Living moss art pieces make beautiful decor

By Nikky Necessario

Fond of plants inside bulbs and glass cages? Continue reading as Marvz Conti, founder of Habil Crafts, shares his experience making terrariums, living wall art pieces, and other projects made with moss.

But first, what is a terrarium? Back in the 1800s, botanist Nathaniel Ward wrote a book titled “On the Growth of Plants in Closely Glazed Cases.” Originally, Ward wanted to observe insect behavior so he placed a chrysalis and a mold inside a glass bottle.

He saw that the bottle moistens up during the day and the moist circulates back down to the bottom at night. He later on put it in an area with sunlight and to his surprise, a fern seedling and grass grew inside. Plants sprouted and matured inside the glass even without water and air and that’s when the art of terrarium started.

Terrariums in glass vessels for desks and tables for a breathe of greenery in enclosed spaces.

Conti grew up watching his mom cultivate plants in her garden; it’s his earliest memory of taking care of greenery. “I think it was a process of discovery and rediscovery,” said Conti. As a child, there are things that interest you that you eventually forget, but rediscover when you grow up, and that’s how Conti renewed his interest in plants. He started incorporating plants with upcycled materials, eventually stumbling upon moss when he used it to add more aesthetic to a handmade calendar that he was working on then. From there, Conti researched about moss and today, he’s been doing terrariums for five years.

Constructing a terrarium

Conti also shared the step by step process of how to make a terrarium. First is to decide whether you’re going to have an open or closed terrarium. This help make you identify the type of vessel to use. Containers can be made from glass, wood, and even acrylic, but most people prefer using glass for their terrariums because transparent containers will let you see the life inside or as Conti calls it, “a tiny world enclosed in a glass.”

Other materials needed can be gathered once you have decided if either a zen or a lush set-up is what you want. For those who want a minimalist or zen-type terrarium, bigger stones with different textures are used. This also adds height to your terrarium. If going for the latter style, adding driftwood and twigs of different sizes will give you a woodland feel. The last step is to put the moss and other greenery in whatever position you desire.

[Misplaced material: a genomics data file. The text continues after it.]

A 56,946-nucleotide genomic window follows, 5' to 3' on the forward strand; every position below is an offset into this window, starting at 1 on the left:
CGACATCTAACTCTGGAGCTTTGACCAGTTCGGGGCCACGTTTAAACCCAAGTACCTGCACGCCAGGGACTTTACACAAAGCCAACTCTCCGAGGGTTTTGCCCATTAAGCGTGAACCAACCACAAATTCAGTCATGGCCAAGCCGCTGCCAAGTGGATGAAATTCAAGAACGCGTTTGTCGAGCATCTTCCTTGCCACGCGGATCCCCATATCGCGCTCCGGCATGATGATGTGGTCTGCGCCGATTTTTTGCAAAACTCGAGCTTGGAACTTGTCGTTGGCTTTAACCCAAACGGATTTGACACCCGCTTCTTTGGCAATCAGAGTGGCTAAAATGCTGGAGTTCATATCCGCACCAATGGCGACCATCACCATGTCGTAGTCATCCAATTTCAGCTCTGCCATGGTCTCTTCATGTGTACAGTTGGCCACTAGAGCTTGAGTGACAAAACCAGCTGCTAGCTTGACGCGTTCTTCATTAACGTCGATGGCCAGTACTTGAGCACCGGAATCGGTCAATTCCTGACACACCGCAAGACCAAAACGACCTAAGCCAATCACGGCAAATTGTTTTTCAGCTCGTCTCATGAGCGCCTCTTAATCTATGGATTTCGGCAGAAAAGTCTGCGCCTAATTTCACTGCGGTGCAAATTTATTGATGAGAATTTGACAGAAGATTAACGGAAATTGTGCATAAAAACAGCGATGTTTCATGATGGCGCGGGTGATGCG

The Filipino terrarium

Filipino terrarium enthusiasts need not worry since there’s a lot of room to grow regarding moss awareness, said Conti. Mosses are a common sight in the Philippines, especially in damp places. The most common species of moss that can be easily found in plant shops and nurseries are sphagnum moss and peat moss, which are commonly used as a potting soil ingredient because they help increase the soil’s water and nutrient holding capacity.

Hortus Speculo (“A tiny world enclosed in a glass”) is a moss terrarium in a glass dome with twigs to give a woodland feel.

All the materials that Conti uses in making terrariums are local except for reindeer moss, which is not being cultivated in nurseries in the Philippines. He also mentioned that terrariums are often easy to take care of since they do not need to be watered. Different terrariums need specific care instructions, and it can depend on the type of vessel the terrariums are settling on and as well as if it is open or closed.

Conti did not have previous training in horticulture. He considers himself an ‘autodidact,’ which means that everything he knows about terrariums are self-taught. “When you really love doing something, you do whatever it takes to equip yourself with the tools that you need,” the terrarium creator claimed.

Conti finds making terrariums a job he loves. It makes him value the slow creative process and the positive feedbacks that his customers give him. Studio Habil terrariums’ prices range from R350 to R3,000, depending on the size and intricacy of a piece. They also accept large scale projects that are priced per square meter.

“I think as humans, we have this innate tendency to connect and reconnect with nature,” said Conti. He added that being connected with nature is not only by trekking or going to the beach but can be as little as having a potted plant or a terrarium at home. He also sees having terrariums as a small step that, if done collectively, would help create awareness about greenery and how it reduces stress levels and promote wellness for people surrounded by it. He encourages everyone, especially the youth, to take care of the environment, even in small ways. As Conti said, “Start with whatever you have at the moment and slowly build up from there.”

This appeared in Agriculture Monthly’s January 2020 issue. 

For more information, visit Studio Habil on Facebook

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Nikky Necessario
Nikky Necessario was Agriculture Monthly magazine’s content producer. An Archer from the concrete jungles of Taft as she obtained her Bachelor’s Degree in Philippine Studies from the De La Salle University.The biggest irony of her as an Agriculture writer is that she does not eat vegetables (aside from Kimchi). A proud loving mom of four dogs and three cats.

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